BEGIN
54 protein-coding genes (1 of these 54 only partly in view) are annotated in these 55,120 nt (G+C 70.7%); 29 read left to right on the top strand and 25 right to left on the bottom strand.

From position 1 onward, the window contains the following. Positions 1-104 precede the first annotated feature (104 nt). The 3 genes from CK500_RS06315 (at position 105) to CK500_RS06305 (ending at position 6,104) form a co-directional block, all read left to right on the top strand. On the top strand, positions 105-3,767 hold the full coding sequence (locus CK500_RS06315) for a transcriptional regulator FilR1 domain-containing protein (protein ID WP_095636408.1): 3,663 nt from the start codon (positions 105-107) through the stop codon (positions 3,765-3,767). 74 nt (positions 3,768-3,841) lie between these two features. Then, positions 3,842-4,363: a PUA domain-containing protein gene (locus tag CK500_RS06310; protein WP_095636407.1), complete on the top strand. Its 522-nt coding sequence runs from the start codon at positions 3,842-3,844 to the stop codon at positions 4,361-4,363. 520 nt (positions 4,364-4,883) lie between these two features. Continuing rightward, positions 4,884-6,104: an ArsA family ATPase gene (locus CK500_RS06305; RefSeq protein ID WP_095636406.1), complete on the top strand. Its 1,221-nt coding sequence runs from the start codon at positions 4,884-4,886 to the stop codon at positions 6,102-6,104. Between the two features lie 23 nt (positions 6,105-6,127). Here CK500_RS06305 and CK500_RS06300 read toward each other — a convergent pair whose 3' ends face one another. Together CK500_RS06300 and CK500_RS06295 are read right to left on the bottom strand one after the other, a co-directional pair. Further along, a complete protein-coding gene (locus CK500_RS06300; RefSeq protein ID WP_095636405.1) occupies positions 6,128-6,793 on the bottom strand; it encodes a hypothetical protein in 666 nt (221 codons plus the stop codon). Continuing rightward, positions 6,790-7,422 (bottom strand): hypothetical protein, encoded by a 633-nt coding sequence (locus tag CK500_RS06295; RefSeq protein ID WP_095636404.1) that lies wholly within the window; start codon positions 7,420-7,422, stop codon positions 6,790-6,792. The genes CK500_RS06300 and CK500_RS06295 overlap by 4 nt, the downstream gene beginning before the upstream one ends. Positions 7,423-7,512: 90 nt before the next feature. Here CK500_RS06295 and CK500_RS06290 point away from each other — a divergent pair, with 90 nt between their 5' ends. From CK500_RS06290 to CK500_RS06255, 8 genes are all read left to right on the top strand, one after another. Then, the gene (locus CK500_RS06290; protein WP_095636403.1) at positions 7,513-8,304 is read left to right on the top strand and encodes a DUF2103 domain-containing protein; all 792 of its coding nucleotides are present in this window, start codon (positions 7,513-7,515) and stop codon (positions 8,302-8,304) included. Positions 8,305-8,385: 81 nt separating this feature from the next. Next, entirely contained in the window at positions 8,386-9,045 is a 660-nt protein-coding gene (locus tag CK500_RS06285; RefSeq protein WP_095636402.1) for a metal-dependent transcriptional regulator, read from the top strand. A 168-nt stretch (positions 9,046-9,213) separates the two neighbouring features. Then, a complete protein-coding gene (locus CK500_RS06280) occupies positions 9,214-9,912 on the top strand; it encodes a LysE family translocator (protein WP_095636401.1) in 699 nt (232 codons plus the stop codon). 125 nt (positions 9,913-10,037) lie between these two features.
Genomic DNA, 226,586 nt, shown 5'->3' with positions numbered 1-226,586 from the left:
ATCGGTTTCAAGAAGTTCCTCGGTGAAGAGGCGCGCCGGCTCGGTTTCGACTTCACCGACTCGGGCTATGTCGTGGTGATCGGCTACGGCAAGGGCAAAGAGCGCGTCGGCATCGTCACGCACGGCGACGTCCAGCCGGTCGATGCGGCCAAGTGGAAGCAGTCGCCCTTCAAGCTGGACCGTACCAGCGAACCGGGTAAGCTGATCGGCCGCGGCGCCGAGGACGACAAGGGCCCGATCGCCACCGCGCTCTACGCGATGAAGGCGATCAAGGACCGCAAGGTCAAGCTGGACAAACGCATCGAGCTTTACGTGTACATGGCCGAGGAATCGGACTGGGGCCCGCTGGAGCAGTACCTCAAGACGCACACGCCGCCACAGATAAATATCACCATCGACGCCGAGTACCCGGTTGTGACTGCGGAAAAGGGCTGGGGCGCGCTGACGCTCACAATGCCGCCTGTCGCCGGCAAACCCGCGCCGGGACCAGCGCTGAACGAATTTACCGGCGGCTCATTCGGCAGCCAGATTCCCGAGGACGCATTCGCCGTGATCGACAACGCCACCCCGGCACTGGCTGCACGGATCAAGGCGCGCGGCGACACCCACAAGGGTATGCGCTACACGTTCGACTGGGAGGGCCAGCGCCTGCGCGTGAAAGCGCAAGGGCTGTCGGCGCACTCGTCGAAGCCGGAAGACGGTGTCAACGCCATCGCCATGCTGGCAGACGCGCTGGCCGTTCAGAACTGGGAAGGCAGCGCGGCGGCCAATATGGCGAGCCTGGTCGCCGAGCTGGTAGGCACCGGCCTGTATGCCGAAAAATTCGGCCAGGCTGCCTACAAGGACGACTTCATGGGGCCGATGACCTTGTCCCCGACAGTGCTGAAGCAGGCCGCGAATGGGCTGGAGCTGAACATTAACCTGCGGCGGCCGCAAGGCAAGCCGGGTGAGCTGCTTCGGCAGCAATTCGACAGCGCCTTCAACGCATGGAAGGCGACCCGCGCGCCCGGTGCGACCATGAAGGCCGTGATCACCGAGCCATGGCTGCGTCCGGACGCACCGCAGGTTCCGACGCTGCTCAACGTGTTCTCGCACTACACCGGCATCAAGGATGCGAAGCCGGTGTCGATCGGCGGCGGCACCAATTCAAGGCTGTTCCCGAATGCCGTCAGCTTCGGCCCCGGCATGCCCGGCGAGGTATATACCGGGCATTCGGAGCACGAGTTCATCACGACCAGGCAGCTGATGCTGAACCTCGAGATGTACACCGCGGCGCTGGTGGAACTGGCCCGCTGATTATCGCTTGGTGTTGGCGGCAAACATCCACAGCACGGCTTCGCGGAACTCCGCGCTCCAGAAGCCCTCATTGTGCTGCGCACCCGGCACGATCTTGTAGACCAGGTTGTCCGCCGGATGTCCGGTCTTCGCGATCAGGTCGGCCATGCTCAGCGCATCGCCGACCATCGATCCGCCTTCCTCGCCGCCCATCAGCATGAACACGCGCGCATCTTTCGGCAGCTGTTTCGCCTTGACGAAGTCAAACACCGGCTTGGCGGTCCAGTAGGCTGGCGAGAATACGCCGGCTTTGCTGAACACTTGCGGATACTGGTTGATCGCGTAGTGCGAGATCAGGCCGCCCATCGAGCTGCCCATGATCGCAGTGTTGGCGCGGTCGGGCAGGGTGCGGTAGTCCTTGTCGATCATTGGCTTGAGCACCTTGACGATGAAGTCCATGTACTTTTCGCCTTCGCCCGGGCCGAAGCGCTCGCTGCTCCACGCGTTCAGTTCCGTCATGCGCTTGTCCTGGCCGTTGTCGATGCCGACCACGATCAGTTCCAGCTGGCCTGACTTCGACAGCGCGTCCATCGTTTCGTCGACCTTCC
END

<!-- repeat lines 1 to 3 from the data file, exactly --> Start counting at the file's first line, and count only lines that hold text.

54 protein-coding genes (1 of these 54 only partly in view) are annotated in these 55,120 nt (G+C 70.7%); 29 read left to right on the top strand and 25 right to left on the bottom strand.

From position 1 onward, the window contains the following. Positions 1-104 precede the first annotated feature (104 nt). The 3 genes from CK500_RS06315 (at position 105) to CK500_RS06305 (ending at position 6,104) form a co-directional block, all read left to right on the top strand. On the top strand, positions 105-3,767 hold the full coding sequence (locus CK500_RS06315) for a transcriptional regulator FilR1 domain-containing protein (protein ID WP_095636408.1): 3,663 nt from the start codon (positions 105-107) through the stop codon (positions 3,765-3,767). 74 nt (positions 3,768-3,841) lie between these two features. Then, positions 3,842-4,363: a PUA domain-containing protein gene (locus tag CK500_RS06310; protein WP_095636407.1), complete on the top strand. Its 522-nt coding sequence runs from the start codon at positions 3,842-3,844 to the stop codon at positions 4,361-4,363. 520 nt (positions 4,364-4,883) lie between these two features. Continuing rightward, positions 4,884-6,104: an ArsA family ATPase gene (locus CK500_RS06305; RefSeq protein ID WP_095636406.1), complete on the top strand. Its 1,221-nt coding sequence runs from the start codon at positions 4,884-4,886 to the stop codon at positions 6,102-6,104. Between the two features lie 23 nt (positions 6,105-6,127). Here CK500_RS06305 and CK500_RS06300 read toward each other — a convergent pair whose 3' ends face one another. Together CK500_RS06300 and CK500_RS06295 are read right to left on the bottom strand one after the other, a co-directional pair. Further along, a complete protein-coding gene (locus CK500_RS06300; RefSeq protein ID WP_095636405.1) occupies positions 6,128-6,793 on the bottom strand; it encodes a hypothetical protein in 666 nt (221 codons plus the stop codon). Continuing rightward, positions 6,790-7,422 (bottom strand): hypothetical protein, encoded by a 633-nt coding sequence (locus tag CK500_RS06295; RefSeq protein ID WP_095636404.1) that lies wholly within the window; start codon positions 7,420-7,422, stop codon positions 6,790-6,792. The genes CK500_RS06300 and CK500_RS06295 overlap by 4 nt, the downstream gene beginning before the upstream one ends. Positions 7,423-7,512: 90 nt before the next feature. Here CK500_RS06295 and CK500_RS06290 point away from each other — a divergent pair, with 90 nt between their 5' ends. From CK500_RS06290 to CK500_RS06255, 8 genes are all read left to right on the top strand, one after another. Then, the gene (locus CK500_RS06290; protein WP_095636403.1) at positions 7,513-8,304 is read left to right on the top strand and encodes a DUF2103 domain-containing protein; all 792 of its coding nucleotides are present in this window, start codon (positions 7,513-7,515) and stop codon (positions 8,302-8,304) included. Positions 8,305-8,385: 81 nt separating this feature from the next. Next, entirely contained in the window at positions 8,386-9,045 is a 660-nt protein-coding gene (locus tag CK500_RS06285; RefSeq protein WP_095636402.1) for a metal-dependent transcriptional regulator, read from the top strand. A 168-nt stretch (positions 9,046-9,213) separates the two neighbouring features. Then, a complete protein-coding gene (locus CK500_RS06280) occupies positions 9,214-9,912 on the top strand; it encodes a LysE family translocator (protein WP_095636401.1) in 699 nt (232 codons plus the stop codon). 125 nt (positions 9,913-10,037) lie between these two features.
Genomic DNA, 226,586 nt, shown 5'->3' with positions numbered 1-226,586 from the left: